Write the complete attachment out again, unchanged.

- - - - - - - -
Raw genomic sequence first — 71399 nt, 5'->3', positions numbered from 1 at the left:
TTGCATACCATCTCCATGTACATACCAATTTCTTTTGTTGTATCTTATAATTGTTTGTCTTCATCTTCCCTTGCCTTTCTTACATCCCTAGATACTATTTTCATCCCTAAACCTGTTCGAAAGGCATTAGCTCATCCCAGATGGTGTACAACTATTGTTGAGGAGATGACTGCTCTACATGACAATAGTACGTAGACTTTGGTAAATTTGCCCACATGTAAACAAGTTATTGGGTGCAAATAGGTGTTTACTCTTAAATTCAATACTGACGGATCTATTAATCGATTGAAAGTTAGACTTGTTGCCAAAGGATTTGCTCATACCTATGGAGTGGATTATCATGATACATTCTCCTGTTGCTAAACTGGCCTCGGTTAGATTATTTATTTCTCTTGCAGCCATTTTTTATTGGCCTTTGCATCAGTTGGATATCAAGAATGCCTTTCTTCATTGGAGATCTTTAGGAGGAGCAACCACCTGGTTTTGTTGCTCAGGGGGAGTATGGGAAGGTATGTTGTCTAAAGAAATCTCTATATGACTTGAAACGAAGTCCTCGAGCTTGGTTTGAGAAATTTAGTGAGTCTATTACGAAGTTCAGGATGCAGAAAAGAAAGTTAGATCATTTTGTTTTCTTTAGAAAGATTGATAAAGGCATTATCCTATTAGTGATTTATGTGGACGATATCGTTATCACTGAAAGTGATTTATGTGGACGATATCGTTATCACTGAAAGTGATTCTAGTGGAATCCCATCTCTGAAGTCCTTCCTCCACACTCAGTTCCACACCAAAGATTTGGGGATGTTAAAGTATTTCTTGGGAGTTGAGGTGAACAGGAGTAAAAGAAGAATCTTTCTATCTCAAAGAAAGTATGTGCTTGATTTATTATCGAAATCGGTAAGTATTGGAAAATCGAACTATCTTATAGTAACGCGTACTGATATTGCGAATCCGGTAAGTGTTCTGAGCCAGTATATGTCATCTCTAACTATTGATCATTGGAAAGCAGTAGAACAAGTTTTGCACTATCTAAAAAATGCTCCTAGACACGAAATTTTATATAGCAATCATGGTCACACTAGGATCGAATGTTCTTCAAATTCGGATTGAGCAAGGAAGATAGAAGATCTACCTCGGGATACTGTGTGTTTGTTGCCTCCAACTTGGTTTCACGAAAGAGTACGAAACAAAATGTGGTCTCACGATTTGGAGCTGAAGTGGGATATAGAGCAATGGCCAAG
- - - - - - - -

Raw genomic sequence first — 71399 nt, 5'->3', positions numbered from 1 at the left:
TTGCATACCATCTCCATGTACATACCAATTTCTTTTGTTGTATCTTATAATTGTTTGTCTTCATCTTCCCTTGCCTTTCTTACATCCCTAGATACTATTTTCATCCCTAAACCTGTTCGAAAGGCATTAGCTCATCCCAGATGGTGTACAACTATTGTTGAGGAGATGACTGCTCTACATGACAATAGTACGTAGACTTTGGTAAATTTGCCCACATGTAAACAAGTTATTGGGTGCAAATAGGTGTTTACTCTTAAATTCAATACTGACGGATCTATTAATCGATTGAAAGTTAGACTTGTTGCCAAAGGATTTGCTCATACCTATGGAGTGGATTATCATGATACATTCTCCTGTTGCTAAACTGGCCTCGGTTAGATTATTTATTTCTCTTGCAGCCATTTTTTATTGGCCTTTGCATCAGTTGGATATCAAGAATGCCTTTCTTCATTGGAGATCTTTAGGAGGAGCAACCACCTGGTTTTGTTGCTCAGGGGGAGTATGGGAAGGTATGTTGTCTAAAGAAATCTCTATATGACTTGAAACGAAGTCCTCGAGCTTGGTTTGAGAAATTTAGTGAGTCTATTACGAAGTTCAGGATGCAGAAAAGAAAGTTAGATCATTTTGTTTTCTTTAGAAAGATTGATAAAGGCATTATCCTATTAGTGATTTATGTGGACGATATCGTTATCACTGAAAGTGATTTATGTGGACGATATCGTTATCACTGAAAGTGATTCTAGTGGAATCCCATCTCTGAAGTCCTTCCTCCACACTCAGTTCCACACCAAAGATTTGGGGATGTTAAAGTATTTCTTGGGAGTTGAGGTGAACAGGAGTAAAAGAAGAATCTTTCTATCTCAAAGAAAGTATGTGCTTGATTTATTATCGAAATCGGTAAGTATTGGAAAATCGAACTATCTTATAGTAACGCGTACTGATATTGCGAATCCGGTAAGTGTTCTGAGCCAGTATATGTCATCTCTAACTATTGATCATTGGAAAGCAGTAGAACAAGTTTTGCACTATCTAAAAAATGCTCCTAGACACGAAATTTTATATAGCAATCATGGTCACACTAGGATCGAATGTTCTTCAAATTCGGATTGAGCAAGGAAGATAGAAGATCTACCTCGGGATACTGTGTGTTTGTTGCCTCCAACTTGGTTTCACGAAAGAGTACGAAACAAAATGTGGTCTCACGATTTGGAGCTGAAGTGGGATATAGAGCAATGGCCAAG